Also goes to show that the 10th Circuit believes that there is a likelihood of success on the merits.

blammm on June 27, 2013 at 2:57 PM

Looks like the triumphant left picked the wrong week to stop sniffing model glue.

derit on June 27, 2013 at 2:58 PM

MadisonConservative on June 27, 2013 at 2:43 PM

Sounds like some maternal issues there, MadCon. Want to talk about it? Come over here and lie down on this couch…… ;)

GWB on June 27, 2013 at 3:00 PM

Yeah baby!

gophergirl on June 27, 2013 at 3:00 PM

Lots of 5-4 splits lately.Must be going around.

docflash on June 27, 2013 at 2:54 PM

The ruling was unanimous. The split was over whether they should simply impose the injunction themselves or whether they should send it back to the lower court.

GWB on June 27, 2013 at 3:02 PM

Sounds like some maternal issues there, MadCon. Want to talk about it? Come over here and lie down on this couch…… ;)

GWB on June 27, 2013 at 3:00 PM

No bad touch! NO BAD TOUCH!!

MadisonConservative on June 27, 2013 at 3:03 PM

Imagine the Mexican standoff created by the recent law that will soon require Churches to marry gays against their “tenets,” when the Constitution prevents the State from interfering in the Church.

HopeHeFails on June 27, 2013 at 3:03 PM

Yay! Sad that HL had to fight this thing.

dogsoldier on June 27, 2013 at 3:04 PM

It’s disgusting that its a split decision that the business has the right to being the charges…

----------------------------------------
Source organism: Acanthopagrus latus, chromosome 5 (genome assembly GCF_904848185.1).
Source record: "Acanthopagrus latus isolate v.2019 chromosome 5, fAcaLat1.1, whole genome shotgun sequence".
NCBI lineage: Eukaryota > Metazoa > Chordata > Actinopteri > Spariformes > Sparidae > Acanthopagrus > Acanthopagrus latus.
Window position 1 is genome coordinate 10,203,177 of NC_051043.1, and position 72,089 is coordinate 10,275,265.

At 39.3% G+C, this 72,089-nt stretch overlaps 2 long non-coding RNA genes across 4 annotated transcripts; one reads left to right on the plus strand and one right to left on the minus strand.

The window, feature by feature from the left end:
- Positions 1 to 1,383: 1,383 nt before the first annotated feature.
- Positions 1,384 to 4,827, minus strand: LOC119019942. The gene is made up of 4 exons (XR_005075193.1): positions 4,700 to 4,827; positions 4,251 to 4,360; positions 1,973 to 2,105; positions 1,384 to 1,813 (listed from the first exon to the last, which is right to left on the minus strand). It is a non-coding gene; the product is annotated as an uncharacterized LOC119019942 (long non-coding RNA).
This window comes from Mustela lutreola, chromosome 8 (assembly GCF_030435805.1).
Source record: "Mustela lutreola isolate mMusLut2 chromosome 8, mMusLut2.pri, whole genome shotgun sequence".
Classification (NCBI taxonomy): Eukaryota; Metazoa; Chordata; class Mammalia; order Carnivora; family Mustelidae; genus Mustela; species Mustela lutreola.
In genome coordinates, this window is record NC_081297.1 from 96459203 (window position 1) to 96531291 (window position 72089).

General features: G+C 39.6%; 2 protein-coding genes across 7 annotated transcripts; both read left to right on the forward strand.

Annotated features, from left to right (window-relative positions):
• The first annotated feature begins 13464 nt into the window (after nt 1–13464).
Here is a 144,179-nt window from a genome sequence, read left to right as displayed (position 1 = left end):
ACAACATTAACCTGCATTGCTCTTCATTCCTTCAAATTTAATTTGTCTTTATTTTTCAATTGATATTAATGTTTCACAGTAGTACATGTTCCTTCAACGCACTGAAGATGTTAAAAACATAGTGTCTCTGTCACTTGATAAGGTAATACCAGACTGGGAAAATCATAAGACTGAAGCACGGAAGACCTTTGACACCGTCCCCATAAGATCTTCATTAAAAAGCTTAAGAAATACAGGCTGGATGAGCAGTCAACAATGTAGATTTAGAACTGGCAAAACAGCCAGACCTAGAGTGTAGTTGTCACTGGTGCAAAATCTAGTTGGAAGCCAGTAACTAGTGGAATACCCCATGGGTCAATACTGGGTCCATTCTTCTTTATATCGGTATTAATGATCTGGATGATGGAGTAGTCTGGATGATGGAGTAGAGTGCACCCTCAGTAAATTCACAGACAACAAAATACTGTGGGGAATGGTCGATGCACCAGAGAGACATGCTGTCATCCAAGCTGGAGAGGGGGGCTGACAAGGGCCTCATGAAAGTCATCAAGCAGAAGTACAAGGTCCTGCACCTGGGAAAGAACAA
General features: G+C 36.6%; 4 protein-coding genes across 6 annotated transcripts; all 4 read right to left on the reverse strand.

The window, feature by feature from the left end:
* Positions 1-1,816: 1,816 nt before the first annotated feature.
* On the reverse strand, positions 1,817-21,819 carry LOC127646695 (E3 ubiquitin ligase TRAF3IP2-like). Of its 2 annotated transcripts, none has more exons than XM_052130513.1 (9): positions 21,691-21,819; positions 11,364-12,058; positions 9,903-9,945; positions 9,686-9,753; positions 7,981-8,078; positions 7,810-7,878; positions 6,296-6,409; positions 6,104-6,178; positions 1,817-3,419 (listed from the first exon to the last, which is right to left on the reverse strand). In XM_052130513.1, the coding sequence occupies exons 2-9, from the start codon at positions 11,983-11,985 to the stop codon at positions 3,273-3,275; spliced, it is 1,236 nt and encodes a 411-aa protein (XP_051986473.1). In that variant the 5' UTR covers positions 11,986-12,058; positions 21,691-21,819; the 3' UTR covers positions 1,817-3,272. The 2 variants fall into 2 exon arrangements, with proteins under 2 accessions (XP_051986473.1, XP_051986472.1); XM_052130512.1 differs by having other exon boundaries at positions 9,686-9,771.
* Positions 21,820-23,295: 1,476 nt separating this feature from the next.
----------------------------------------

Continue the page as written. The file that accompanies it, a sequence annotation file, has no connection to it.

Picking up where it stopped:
The only reason this is good news is that the court found that an individual had the right to appeal a governor order in
Lieu of the Supreme Court finding otherwise yesterday…

But I’ll take what I can get…

Skywise on June 27, 2013 at 3:05 PM

MadisonConservative on June 27, 2013 at 2:43 PM

Methinks you mean Husbands! Not Male children, kids I have seen in HL, love the place!!

Lots of stuff to get into with an inattentive parent ;)

Scrumpy on June 27, 2013 at 3:05 PM

How’s that healthcare/ “tax re-definition” working out for you Mr. Roberts?

Rovin on June 27, 2013 at 3:06 PM

Yay! Sad that HL had to fight this thing.

dogsoldier on June 27, 2013 at 3:04 PM

We all have to fight this.

Thinking of going Amish…

Scrumpy on June 27, 2013 at 3:07 PM

22 May 2013: 4th Circuit Hears Oral Arguments Second Time In Liberty University’s Affordable Care Act Challenge

Last Friday, in the second time the case is before the court, the U.S. 4th Circuit Court of Appeals heard oral arguments in Liberty University, Inc. v. Lew. The case is now a religious freedom challenge to the contraceptive coverage mandate, as well as a broader challenge to the Affordable Care Act. An audio recording of the oral arguments is now available on the 4th Circuit’s website. Politico reports on the oral arguments. Originally the case was filed before the contraceptive coverage mandate was promulgated. The suit then claimed that the ACA more broadly permits federal funding of abortions and that it violates the Establishment Clause and equal protection clause because its narrow religious exemptions favor certain religious adherents. The 4th Circuit dismissed the case, holding that the Anti-Injunction Act barred the lawsuit, and the Supreme Court denied certiorari. Plaintiffs, however asked for a rehearing on the decision to deny review after the Supreme Court in National Federation of Independent Business v. Sebelius held that the Anti-Injunction Act does not bar a challenge to the ACA. The Supreme Court granted the rehearing, vacated it prior denial of certiorari and remanded the case to the 4th Circuit for further consideration in light of the National Federation of Business case.

Generally, the 4th Circuit rules much faster than others.

Resist We Much on June 27, 2013 at 3:07 PM